Categories: Bay Area Transit

BART strike leaves commuters scrambling to get around Bay Area

Aisling Farrell and Shauna Scanlon stood at Howard and Beale streets just outside the temporary Transbay Terminal, trying to make heads or tails of where they ended up after a long commute to San Francisco on Monday morning.

Though they knew there would be a BART strike, they didn't expect to be completely on their own trying to cross the Bay.

“There wasn't anyone there to help,” said Farrell, 23, a Berkeley resident.

The women left their house around 8 a.m. in hopes of making it to the office on time, but by 10:30 a.m. they had just arrived in San Francisco.

“It was terrible,” Scanlon, 21, said. “It was hot, it was packed.”

Scanlon and Farrell weren't the only ones looking for quick ways to get to work once the finally reached San Francisco. Many commuters exiting AC Transit buses rushed to nearby Muni coaches, while others tried to hail cabs.

Mike Eppink had the opposite problem. The San Francisco resident was trying to get to Alameda for a job interview. He, too, left at 8 a.m. and rode the 14-Mission bus to the Transbay Terminal, only to wait another 45 minutes for an already late AC Transit bus.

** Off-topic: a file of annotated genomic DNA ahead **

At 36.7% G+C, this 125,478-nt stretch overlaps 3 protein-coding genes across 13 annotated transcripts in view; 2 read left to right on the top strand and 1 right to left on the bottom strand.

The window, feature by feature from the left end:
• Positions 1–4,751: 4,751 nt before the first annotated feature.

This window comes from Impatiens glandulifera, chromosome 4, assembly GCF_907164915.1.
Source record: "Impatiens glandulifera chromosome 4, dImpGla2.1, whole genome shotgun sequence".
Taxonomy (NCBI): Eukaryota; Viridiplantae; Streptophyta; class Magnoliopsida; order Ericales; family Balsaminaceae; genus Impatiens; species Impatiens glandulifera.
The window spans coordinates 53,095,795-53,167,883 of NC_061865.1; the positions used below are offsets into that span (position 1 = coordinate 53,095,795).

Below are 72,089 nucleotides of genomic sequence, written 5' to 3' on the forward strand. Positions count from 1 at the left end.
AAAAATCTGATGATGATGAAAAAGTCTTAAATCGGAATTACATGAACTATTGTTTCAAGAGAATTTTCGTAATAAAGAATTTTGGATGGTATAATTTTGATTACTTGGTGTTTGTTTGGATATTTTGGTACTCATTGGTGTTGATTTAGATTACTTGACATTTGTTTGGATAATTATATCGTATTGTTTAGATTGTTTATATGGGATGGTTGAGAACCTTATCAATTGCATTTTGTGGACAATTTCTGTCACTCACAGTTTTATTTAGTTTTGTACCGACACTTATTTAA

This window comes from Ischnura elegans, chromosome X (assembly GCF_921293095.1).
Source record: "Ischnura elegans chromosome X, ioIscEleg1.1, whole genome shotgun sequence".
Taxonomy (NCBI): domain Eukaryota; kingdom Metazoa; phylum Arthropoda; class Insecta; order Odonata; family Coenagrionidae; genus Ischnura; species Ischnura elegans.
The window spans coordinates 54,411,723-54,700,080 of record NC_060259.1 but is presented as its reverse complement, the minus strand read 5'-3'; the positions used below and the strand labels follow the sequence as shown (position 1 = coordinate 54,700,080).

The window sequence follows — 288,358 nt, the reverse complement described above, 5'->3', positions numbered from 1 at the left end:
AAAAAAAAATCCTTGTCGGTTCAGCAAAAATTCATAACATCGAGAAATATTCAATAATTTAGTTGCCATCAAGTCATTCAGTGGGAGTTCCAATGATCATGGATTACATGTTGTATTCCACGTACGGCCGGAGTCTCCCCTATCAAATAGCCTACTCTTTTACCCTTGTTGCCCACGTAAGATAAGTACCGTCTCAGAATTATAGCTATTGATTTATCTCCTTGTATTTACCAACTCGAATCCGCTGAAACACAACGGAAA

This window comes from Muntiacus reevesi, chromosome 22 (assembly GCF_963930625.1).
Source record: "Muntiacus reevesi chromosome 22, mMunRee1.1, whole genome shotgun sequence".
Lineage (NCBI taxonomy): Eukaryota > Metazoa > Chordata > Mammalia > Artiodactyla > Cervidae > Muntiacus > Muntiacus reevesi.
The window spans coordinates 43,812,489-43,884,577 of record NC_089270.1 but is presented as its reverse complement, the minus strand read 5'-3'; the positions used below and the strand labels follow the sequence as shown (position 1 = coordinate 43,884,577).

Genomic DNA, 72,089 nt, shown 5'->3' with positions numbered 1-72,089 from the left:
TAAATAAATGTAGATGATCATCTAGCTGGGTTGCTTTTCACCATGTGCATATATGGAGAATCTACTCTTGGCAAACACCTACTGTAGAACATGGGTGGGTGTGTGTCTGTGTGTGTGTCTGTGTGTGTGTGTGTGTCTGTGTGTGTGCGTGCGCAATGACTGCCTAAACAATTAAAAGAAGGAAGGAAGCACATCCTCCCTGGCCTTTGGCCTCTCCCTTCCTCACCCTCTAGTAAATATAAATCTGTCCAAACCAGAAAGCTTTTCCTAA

“I gave it some good leeway,” he said. “It was a good solid hour on Muni. It is what it is.”

Commuters going to and from San Francisco on Monday had to contend with the effects of a BART strike after workers called the work stoppage late Sunday when negotiations over a new contract fell apart. Transit organizations — including AC Transit, Muni and ferries across the Bay — did what they could to brace for the increase in passengers.

By the end of the work day, many commuters had succumbed to the idea that they'd have to continue to wake up early and use alternate routes for the foreseeable future, as there was no indication late Monday that the strike would end today.

“I woke up earlier just to make it to work at the same time,” said Beatriz Arostegui, 22, who took the ferry home Monday afternoon.

Arostegui was joined by hundreds of her fellow East Bay residents at the Ferry Building who started lining up by 4 p.m. to make it home at a decent hour.

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